It only took a few weeks for activist investor Carl Icahn to win a couple of board seats at Cheniere Energy (LNG) after disclosing a big stake in the natural-gas producer last month, so why did the hedge-fund macher add to his position?
After all, he already got what he wanted from LNG.
Look no farther than noted short-seller Jim Chanos, who disclosed a big short position in LNG stock last week.
Whether this is a thoughtful chess move on the part of Carl Icahn or just tit for tat, Chanos does make a compelling bear case on LNG stock. But that didn’t stop Icahn from upping his stake in LNG to 9.59% — up from 8.18%.
A first look, LNG doesn’t look like a promising play. Since going public more than 20 years ago, LNG has never — never — turned a profit. Heck, it hasn’t even had operating profits for four years running.
Carl Icahn, of course, sees opportunities where others see garbage, and he’s betting that LNG is about to start pumping out profits along with liquified natural gas.
The company is set to export the first major amounts of LNG by sea as soon as it finishes construction on the necessary facilities. Carl Icahn and others are betting on those exports generating billions of dollars annually.
But Jim Chanos doesn’t see that happening. The founder of Kynikos Associates went on CNBC recently to describe LNG as a “looming disaster.” He may very well have a point.
LNG Stock Is a Bet on Demand
If you thought the supply-demand imbalance in the oil market was bad, the market for natural gas is even worse. Domestic production of natural gas is setting new records very year. The last time natural gas went on this kind of production tear in the early 1970s, it peaked at about 23 million cubic feet. At the end of last year, it topped 27 million cubic feet, and the forecast calls for even more growth.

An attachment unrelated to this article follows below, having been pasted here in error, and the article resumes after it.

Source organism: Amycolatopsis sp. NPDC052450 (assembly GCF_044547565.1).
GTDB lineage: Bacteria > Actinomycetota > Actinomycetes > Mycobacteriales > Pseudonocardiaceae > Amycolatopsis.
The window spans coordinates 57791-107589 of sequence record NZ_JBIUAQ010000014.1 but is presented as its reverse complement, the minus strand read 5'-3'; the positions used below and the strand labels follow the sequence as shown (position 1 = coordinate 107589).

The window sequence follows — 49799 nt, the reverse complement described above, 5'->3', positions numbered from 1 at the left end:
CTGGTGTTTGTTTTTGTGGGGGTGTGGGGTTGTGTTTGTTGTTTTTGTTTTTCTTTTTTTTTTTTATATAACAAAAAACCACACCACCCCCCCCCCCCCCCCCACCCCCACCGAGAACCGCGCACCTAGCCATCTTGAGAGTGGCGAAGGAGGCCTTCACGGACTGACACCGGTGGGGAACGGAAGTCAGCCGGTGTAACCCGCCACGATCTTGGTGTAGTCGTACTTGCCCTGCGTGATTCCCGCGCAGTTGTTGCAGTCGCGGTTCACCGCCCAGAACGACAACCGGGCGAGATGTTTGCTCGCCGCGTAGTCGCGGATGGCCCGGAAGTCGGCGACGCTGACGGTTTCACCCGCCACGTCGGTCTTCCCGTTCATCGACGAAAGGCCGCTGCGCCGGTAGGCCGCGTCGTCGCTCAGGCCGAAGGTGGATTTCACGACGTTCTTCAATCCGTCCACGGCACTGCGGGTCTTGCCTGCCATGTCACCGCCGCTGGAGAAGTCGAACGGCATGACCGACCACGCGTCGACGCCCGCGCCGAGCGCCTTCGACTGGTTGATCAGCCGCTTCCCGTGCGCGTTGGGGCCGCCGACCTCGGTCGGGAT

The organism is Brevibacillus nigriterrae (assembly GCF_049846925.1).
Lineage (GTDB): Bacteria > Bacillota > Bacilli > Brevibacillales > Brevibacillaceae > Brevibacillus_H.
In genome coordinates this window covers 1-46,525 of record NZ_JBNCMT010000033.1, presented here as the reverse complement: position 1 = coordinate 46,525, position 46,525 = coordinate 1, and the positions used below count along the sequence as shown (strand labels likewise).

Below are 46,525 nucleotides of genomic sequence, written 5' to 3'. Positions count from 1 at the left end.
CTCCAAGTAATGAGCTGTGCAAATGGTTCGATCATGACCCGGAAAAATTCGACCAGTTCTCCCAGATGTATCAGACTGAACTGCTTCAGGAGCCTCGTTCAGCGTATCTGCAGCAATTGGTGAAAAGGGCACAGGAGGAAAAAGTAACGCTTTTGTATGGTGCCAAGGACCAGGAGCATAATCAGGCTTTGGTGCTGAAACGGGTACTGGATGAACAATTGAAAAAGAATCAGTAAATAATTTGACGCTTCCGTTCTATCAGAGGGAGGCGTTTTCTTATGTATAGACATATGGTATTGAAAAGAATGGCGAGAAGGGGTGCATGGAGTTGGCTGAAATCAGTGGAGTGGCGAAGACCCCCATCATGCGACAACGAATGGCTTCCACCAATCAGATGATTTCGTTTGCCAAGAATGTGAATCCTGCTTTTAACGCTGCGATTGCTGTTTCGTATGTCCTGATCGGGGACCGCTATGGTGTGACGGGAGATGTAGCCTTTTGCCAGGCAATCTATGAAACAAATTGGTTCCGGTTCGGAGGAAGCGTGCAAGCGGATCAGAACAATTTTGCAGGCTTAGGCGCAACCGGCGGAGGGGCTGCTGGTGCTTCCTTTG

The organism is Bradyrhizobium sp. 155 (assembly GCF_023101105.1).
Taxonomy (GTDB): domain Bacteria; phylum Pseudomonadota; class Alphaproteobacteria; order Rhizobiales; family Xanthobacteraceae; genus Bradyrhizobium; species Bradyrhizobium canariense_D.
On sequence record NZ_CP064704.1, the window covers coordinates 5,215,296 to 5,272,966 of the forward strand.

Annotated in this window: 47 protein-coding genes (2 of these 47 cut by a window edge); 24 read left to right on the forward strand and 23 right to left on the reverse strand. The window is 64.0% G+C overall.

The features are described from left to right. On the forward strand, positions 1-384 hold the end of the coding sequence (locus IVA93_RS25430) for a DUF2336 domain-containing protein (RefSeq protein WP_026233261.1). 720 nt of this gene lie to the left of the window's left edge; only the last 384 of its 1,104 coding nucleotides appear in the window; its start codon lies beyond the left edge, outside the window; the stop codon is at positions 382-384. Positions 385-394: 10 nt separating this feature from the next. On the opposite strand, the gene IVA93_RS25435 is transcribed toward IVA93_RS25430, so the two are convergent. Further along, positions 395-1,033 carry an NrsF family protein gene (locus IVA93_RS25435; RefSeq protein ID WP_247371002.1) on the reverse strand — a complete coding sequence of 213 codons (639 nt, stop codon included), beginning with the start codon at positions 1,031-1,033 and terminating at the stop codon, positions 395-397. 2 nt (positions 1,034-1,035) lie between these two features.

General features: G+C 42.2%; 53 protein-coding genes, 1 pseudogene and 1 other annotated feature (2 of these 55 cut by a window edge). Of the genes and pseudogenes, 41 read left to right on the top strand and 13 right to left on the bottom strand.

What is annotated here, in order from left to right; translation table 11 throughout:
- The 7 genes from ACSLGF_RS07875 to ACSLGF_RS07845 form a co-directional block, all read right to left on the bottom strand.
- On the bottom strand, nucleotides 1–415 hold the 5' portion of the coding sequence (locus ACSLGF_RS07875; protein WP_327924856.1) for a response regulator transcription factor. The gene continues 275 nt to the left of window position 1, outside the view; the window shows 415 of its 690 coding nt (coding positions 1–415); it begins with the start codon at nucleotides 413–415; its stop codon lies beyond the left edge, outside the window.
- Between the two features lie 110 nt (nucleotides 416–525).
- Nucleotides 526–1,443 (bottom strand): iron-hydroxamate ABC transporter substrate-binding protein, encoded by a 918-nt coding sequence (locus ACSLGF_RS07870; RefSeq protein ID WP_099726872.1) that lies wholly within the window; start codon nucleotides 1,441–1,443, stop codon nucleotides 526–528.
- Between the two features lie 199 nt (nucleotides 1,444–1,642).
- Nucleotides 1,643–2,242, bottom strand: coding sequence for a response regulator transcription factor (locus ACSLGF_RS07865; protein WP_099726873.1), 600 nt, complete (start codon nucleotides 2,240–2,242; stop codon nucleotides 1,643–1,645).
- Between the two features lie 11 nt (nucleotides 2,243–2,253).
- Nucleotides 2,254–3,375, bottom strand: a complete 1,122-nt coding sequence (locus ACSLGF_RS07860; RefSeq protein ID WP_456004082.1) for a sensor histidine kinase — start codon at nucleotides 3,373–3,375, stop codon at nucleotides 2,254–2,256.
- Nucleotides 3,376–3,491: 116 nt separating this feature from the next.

At the same time, peak U.S. natural gas consumption is forecast to decline year-over-year in 2015 and 2016.
The case for liquid natural gas is even worse, Chanos argues. Demand for LNG isn’t growing. The case for LNG stock hinges on one thing — increased demand. In that way, Carl Icahn is making a pretty simple bet.
LNG stock is down 23% so far this year and 35% from its 52-week high. Returns were dismal even before Chanos announced his short. Given the price action in LNG stock, it looks like the market agrees with him.
That said, it’s far too soon to anoint Chanos the winner. Carl Icahn has his board seats but he has yet to start reshaping the company’s expense structure, cost of capital and executive compensation. More importantly, its Gulf Coast plant isn’t operational yet.
This is a tough call for retail investors. In the short term, LNG stock can bounce around on any word or action from Icahn or Chanos. Longer term, it all depends on demand for natural gas, and two of the world’s best investors have opposite projections.
Faced with such a dilemma, it’s probably best to stay on the sidelines and let the Masters of the Universe duke it out. After all, there are better risk-reward scenarios in the energy sector.
As of this writing, Dan Burrows did not hold a position in any of the aforementioned securities.
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